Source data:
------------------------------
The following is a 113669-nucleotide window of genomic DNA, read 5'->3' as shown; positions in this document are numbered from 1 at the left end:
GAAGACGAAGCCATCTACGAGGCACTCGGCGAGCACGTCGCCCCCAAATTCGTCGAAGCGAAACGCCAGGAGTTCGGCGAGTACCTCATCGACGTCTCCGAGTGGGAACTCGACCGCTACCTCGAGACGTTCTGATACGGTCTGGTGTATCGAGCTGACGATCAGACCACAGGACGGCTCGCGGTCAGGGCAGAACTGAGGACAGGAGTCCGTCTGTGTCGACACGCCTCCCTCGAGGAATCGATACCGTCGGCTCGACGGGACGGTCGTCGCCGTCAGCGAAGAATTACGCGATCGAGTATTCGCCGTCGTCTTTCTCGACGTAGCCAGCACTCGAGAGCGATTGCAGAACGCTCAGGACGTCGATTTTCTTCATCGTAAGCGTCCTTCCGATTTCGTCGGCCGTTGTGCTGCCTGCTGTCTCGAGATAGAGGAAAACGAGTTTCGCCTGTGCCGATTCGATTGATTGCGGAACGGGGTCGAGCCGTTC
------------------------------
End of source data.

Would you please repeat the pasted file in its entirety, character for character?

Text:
The following is a 113669-nucleotide window of genomic DNA, read 5'->3' as shown; positions in this document are numbered from 1 at the left end:
GAAGACGAAGCCATCTACGAGGCACTCGGCGAGCACGTCGCCCCCAAATTCGTCGAAGCGAAACGCCAGGAGTTCGGCGAGTACCTCATCGACGTCTCCGAGTGGGAACTCGACCGCTACCTCGAGACGTTCTGATACGGTCTGGTGTATCGAGCTGACGATCAGACCACAGGACGGCTCGCGGTCAGGGCAGAACTGAGGACAGGAGTCCGTCTGTGTCGACACGCCTCCCTCGAGGAATCGATACCGTCGGCTCGACGGGACGGTCGTCGCCGTCAGCGAAGAATTACGCGATCGAGTATTCGCCGTCGTCTTTCTCGACGTAGCCAGCACTCGAGAGCGATTGCAGAACGCTCAGGACGTCGATTTTCTTCATCGTAAGCGTCCTTCCGATTTCGTCGGCCGTTGTGCTGCCTGCTGTCTCGAGATAGAGGAAAACGAGTTTCGCCTGTGCCGATTCGATTGATTGCGGAACGGGGTCGAGCCGTTC